Tuesday, June 29, 2010

At Docket's End, Blase of Glory

And well, folks, it just doesn't stop.... At least, not yet.

As ever, so much for gliding toward the finish line.

Fresh off this morning's pallium-fest, Rome's pre-summer desk-clearing is looking to continue in the morning....

For one, local media in Eastern Washington is reporting that tomorrow will see the appointment of Bishop Blase Cupich of Rapid City to lead the 90,000-member diocese of Spokane.

Heavily in the winds for the last several months, the reported move has the makings of a "rescue operation," placing a particularly well-equipped prelate at the helm of one the Stateside church's hardest-hit outposts in the fallout of the clergy sex-abuse crisis.

Faced with a docket of some 180 civil suits, in December 2004 the Spokane church became the third US diocese to file for Chapter 11 bankruptcy, emerging from the process in April 2007 on its agreement to pay a $48 million settlement. As a result of the "thorny" proceedings, the diocese's operational structure was overhauled, while in the trenches, considerable reports of low morale have circulated.

A native of Omaha, sacramental theologian by training and onetime locale at the Apostolic Nunciature in Washington, Cupich, 61, had barely returned home from seven years as rector of the Pontifical College Josephinum in Columbus before his appointment to South Dakota’s Black Hills, where he succeeded the figure who’s gone on to become the Catholic right’s standout voice on these shores... one from whom he's often presented a pointed contrast.

Given the manageable nature of the 30,000-member Rapid City church -- one of American Catholicism’s ten smallest dioceses by size -- Cupich has built an unusually high national profile, writing often in the top journals, winning elections to key USCCB posts and leading retreats and seminars across the map.

Currently head of the bishops' Committee for the Protection for Children and Young People -- and, ergo, the Stateside church’s lead hand on addressing the fallout of the ongoing abuse crisis -- the tech-savvy prelate has shown a penchant for taking on the elephants in the room: prior to the 2008 election, Cupich was one of the few top clerics to address the issue of race that, in some quarters, loomed over the presidential campaign, memorably cautioning his confreres at their plenary in the vote's wake that "a prophecy of denunciation quickly wears thin." More recently, with the resurgence of wide coverage of the scandals in the press, the bishop took again to America, this time to lay out "12 things" the US church had learned as a result of its experience in 2002 and beyond.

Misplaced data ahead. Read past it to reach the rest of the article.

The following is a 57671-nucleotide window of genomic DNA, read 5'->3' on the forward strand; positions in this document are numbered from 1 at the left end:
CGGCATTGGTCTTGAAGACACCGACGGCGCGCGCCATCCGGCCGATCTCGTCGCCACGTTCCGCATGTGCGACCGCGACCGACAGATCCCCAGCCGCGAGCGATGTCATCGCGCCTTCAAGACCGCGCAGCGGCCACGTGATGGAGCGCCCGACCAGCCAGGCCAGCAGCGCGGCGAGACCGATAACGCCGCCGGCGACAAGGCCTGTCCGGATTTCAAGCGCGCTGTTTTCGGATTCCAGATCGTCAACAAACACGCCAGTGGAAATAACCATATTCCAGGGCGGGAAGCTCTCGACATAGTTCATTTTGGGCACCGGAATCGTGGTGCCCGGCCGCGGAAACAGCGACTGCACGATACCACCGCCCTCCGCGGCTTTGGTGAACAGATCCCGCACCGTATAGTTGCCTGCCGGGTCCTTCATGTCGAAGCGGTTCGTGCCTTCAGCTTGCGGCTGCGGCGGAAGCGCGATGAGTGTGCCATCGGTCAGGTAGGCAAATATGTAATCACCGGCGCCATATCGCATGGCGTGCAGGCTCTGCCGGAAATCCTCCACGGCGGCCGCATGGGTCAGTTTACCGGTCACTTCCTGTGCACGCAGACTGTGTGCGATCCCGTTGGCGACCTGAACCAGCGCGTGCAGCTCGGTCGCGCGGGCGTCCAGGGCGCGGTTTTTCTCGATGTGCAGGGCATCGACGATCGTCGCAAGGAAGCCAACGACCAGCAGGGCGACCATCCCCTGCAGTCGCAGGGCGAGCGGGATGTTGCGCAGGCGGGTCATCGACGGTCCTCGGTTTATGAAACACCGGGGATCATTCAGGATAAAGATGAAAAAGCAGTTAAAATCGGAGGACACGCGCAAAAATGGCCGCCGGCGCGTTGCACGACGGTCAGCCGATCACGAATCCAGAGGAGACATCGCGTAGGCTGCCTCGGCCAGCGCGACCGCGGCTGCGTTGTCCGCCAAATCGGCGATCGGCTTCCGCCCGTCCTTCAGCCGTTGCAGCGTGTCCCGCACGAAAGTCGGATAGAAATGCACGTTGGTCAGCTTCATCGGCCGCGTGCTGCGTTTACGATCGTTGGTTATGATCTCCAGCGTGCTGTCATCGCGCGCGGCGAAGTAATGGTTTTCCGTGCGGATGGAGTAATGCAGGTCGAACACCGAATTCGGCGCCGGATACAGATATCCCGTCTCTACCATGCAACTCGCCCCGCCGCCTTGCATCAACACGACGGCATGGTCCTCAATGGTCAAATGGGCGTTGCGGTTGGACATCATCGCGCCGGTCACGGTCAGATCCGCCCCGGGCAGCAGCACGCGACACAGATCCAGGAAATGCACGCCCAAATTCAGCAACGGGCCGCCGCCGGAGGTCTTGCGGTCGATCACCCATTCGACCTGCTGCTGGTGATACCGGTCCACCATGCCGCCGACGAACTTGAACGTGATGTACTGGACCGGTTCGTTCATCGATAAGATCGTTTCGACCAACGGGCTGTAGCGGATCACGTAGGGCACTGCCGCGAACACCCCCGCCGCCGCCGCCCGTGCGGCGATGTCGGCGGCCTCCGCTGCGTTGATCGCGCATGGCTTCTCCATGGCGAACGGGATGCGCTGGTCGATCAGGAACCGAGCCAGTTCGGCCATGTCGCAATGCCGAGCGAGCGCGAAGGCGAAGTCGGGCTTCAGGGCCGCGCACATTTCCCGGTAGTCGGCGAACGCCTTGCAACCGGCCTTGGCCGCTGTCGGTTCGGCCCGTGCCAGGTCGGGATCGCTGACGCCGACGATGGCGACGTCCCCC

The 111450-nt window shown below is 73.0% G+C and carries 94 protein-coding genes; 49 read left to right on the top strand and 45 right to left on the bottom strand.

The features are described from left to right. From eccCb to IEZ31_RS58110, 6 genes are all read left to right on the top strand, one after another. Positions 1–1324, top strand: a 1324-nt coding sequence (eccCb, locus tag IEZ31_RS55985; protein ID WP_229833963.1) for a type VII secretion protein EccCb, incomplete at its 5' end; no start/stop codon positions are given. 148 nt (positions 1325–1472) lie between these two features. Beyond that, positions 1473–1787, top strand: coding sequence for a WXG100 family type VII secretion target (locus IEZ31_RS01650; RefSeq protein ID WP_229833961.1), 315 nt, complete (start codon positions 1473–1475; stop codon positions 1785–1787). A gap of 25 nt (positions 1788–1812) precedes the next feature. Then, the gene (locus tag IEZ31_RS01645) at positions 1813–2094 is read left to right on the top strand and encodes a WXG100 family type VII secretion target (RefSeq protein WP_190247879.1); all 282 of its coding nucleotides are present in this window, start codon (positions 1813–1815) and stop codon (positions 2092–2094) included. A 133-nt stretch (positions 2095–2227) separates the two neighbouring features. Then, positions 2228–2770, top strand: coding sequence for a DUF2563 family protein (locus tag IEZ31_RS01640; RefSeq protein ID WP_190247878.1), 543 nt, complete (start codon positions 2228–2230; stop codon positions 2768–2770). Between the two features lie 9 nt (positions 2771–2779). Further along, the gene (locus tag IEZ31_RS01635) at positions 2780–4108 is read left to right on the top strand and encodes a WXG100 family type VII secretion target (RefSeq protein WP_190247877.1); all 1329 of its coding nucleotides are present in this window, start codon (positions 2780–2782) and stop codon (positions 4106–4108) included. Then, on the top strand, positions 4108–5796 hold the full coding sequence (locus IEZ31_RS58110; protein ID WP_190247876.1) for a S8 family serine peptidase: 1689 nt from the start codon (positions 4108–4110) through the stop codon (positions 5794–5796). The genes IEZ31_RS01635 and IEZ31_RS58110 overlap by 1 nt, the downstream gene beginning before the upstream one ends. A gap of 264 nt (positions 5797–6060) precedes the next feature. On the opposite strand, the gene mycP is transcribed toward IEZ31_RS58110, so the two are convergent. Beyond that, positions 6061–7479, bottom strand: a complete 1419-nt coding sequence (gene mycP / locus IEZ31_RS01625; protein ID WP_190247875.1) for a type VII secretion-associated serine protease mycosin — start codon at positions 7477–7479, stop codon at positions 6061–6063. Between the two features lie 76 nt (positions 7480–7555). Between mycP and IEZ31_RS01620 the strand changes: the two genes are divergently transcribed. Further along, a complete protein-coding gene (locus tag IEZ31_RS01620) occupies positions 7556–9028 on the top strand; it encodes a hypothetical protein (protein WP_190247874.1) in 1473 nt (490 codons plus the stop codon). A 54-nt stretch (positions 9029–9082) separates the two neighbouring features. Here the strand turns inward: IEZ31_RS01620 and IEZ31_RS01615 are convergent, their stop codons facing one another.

The Spokane church is well-accustomed to a bishop with national standing: the diocese's sixth ordinary will succeed Bishop William Skylstad, whose 20-year tenure was highlighted by his service as vice-president and, from 2004-2007, president of the US bishops.

Speaking of which, the bench's leadership turns over in November with the end of Cardinal Francis George's three-year mandate as conference president. In keeping with the body's almost-invariable tradition -- broken only once since 1969 -- the vote would see the elevation of the current #2, Bishop Gerald Kicanas of Tucson, to the top post. At the same time, the significantly polarized state of things has seen a new trend begin to emerge: the alternation of the lead slots between the bench's "orthodox" and "progressive" wings.

In that light -- and especially given the events of recent months -- who'll make the nine-prelate ballot is already a high topic of interest in the mill and promises to dominate the summer's lead topics on the chattering circuit.

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Back East, meanwhile, likewise expected in the morning is the appointment of two auxiliary bishops for the nation's fourth-largest local church: the 1.8 million-member archdiocese of Boston... and in Rome, some forecasts hold that the traditional summer announcements of Curial chair-shifts will get underway, possibly with a surprise along the way.

As always, stay tuned.